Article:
The Enchiridion or Handbook of Epictetus is a short manual of Stoic ethical advice compiled by Arrian, a 2nd-century disciple of the Greek philosopher Epictetus.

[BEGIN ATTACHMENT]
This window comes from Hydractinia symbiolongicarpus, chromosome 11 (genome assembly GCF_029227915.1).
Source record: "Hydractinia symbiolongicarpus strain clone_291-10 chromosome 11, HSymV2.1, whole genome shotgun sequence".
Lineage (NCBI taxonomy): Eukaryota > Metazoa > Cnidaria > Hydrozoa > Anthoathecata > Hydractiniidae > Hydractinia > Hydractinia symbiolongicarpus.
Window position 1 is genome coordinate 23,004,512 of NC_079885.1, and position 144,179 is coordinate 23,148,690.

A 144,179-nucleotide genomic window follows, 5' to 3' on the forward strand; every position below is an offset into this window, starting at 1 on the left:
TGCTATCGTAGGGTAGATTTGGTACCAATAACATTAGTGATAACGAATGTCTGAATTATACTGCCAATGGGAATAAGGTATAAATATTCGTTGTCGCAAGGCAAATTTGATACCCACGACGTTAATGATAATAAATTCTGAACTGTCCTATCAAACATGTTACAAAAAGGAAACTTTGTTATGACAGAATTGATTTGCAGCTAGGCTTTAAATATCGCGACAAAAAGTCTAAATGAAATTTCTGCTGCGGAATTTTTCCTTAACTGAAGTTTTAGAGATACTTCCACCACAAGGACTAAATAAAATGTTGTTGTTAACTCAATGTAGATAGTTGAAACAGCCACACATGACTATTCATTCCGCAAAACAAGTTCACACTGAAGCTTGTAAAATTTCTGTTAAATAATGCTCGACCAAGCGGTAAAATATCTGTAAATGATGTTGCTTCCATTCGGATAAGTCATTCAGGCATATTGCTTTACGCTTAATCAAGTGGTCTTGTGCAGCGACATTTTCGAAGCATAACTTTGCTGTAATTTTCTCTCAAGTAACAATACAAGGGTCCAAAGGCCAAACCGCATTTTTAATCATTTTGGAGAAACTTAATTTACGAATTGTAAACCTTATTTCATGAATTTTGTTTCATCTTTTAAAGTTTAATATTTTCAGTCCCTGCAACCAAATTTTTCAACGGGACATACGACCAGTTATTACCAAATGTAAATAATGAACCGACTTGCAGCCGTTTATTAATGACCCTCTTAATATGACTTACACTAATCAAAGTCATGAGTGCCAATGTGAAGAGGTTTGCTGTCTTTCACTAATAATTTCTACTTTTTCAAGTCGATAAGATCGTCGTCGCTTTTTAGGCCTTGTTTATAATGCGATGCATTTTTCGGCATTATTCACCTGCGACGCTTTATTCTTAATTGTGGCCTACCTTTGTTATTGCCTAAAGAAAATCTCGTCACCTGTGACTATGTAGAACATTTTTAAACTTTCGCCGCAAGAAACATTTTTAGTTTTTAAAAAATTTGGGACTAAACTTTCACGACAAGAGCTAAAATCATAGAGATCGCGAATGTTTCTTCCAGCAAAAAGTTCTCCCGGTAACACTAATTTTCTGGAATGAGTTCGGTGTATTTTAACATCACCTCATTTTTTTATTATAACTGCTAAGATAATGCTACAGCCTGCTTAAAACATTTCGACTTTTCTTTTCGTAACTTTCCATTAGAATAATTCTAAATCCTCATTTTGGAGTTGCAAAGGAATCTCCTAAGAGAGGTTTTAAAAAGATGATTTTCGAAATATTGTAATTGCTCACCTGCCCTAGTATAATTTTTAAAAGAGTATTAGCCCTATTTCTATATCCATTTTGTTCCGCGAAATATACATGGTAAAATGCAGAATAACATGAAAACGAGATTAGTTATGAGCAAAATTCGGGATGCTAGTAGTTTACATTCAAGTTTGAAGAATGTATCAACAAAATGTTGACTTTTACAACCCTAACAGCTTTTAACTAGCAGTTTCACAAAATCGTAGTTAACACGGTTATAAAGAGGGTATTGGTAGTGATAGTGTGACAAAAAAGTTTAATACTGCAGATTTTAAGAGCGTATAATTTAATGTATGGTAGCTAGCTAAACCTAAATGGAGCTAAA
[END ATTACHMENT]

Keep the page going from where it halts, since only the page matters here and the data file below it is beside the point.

The work consists of fifty-three short chapters typically consisting of a paragraph or two. It was compiled some time in the early 2nd-century. The 6th-century philosopher Simplicius, in his Commentary on the work, refers to a letter written by Arrian which prefaced the text. In this letter Arrian stated that the Enchiridion was selected from the Discourses of Epictetus according to what he considered to be most useful, most necessary, and most adapted to move people's minds.